A storm was brewing the other week during dog class. Bright clouds were building to the west, still catching sunlight. Dark ones were building to the west. I watched them on my drive home. When I turned down the road, the brilliant white thunderheads towered. Below gray clouds. It was a magnificent sight, reminding me of how I imagine God on Sinai, talking to Moses or God leading the children through the wilderness with a pillar of fire at night and a cloud by day. But I was racing the storm to get home. I felt shy to stop. Omalola needed a potty break. The big barn door needed shutting and Morgen brought inside. I did not stop and snap the picture. Of all the pictures I’ve snapped I regretted not grabbing this one. But I thought it would be just as spectacular at home. But it wasn’t. The image sits in my mind but won’t ever return in quite the same way. I did snap this:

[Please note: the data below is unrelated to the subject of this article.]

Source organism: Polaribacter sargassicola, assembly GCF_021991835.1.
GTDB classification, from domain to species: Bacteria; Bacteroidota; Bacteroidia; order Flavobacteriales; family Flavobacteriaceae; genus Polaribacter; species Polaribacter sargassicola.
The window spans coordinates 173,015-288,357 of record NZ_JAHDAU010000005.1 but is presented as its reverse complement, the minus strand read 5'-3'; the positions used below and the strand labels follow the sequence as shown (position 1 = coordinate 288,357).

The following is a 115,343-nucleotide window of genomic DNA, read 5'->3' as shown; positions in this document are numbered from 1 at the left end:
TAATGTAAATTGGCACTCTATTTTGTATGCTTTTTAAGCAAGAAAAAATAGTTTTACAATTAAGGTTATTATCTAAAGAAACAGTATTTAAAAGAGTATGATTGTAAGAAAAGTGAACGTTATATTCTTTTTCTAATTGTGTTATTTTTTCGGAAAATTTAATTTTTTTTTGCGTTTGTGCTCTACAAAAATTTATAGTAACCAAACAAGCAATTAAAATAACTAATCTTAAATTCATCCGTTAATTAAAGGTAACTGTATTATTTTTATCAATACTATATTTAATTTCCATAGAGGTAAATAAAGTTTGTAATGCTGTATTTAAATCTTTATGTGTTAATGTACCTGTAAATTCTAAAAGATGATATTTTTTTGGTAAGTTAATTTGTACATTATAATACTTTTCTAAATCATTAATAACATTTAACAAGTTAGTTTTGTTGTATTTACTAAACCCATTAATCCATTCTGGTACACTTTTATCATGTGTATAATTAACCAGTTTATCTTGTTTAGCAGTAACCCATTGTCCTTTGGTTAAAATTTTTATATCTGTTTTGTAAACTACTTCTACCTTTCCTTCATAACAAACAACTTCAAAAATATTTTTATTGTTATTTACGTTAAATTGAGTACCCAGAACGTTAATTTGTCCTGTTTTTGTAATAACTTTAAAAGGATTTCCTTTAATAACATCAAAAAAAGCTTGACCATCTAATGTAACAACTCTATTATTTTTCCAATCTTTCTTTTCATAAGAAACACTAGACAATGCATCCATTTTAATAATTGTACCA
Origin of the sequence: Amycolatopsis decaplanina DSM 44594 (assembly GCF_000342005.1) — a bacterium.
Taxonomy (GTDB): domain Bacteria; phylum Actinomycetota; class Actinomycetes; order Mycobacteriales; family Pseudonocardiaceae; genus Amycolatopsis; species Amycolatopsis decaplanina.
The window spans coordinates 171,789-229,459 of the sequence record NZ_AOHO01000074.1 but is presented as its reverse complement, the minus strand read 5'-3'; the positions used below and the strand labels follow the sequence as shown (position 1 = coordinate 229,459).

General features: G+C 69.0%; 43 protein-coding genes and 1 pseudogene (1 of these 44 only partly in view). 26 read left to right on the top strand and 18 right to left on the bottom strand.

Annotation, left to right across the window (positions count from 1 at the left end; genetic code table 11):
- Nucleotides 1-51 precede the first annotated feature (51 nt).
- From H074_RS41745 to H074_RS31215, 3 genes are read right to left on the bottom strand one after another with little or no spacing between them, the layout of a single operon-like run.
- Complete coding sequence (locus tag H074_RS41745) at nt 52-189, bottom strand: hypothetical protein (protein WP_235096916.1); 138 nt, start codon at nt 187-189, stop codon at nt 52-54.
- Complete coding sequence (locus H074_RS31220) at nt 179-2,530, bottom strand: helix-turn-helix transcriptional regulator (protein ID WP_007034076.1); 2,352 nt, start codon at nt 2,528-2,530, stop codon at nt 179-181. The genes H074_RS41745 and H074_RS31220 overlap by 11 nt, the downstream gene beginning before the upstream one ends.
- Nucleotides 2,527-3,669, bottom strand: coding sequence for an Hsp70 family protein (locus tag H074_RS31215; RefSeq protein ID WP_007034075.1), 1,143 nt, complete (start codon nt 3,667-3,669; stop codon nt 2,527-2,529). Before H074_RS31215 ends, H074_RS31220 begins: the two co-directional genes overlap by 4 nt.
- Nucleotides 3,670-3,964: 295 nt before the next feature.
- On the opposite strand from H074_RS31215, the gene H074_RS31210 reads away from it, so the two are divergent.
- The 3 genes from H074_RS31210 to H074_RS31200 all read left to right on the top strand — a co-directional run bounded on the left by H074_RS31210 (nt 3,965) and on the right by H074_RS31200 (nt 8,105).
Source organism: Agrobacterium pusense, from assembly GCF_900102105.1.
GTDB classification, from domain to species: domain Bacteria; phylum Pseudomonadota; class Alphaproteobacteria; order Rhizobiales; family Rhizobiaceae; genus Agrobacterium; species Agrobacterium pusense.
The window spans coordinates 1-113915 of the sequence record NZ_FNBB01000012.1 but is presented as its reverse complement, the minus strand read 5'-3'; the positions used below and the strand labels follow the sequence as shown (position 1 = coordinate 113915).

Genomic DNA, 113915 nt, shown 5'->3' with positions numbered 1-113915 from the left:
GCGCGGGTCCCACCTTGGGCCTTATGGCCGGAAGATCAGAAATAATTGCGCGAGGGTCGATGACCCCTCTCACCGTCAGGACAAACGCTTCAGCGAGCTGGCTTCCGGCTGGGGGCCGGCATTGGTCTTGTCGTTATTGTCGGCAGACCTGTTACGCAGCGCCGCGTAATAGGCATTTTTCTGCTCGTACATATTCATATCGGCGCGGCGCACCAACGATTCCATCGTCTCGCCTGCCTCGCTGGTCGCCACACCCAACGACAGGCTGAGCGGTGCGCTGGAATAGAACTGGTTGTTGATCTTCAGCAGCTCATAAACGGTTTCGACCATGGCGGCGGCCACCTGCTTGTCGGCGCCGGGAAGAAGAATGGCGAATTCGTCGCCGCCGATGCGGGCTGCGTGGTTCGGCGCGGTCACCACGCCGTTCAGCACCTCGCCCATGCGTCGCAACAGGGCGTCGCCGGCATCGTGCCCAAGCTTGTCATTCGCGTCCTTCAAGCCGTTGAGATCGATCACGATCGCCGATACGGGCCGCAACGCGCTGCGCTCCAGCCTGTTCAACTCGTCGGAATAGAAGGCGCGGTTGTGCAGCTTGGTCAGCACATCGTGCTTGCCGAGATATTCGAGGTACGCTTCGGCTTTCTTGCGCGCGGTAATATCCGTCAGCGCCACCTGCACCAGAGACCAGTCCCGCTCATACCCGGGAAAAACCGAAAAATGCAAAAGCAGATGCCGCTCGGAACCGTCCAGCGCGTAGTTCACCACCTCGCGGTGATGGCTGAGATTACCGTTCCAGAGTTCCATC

Scott Sherwood, a fan of this page, said it reminded him of the resurrection. He says, “The darkness at the barn door suggests the darkness of a burial chamber (I’ve been inside a few in Jerusalem) and the brilliant light in the high clouds suggests the passage of … something … from the darkness heavenwards.”I didn’t see it, but yes, this does look like an image the empty tomb and the glory of the our human god, ascended.

When I drive this way I remember the magnificent cloud, domed and bright on top, and gray ferocity building underneath even though I’m seeing the trees and pasture, farm buildings, parting for the road.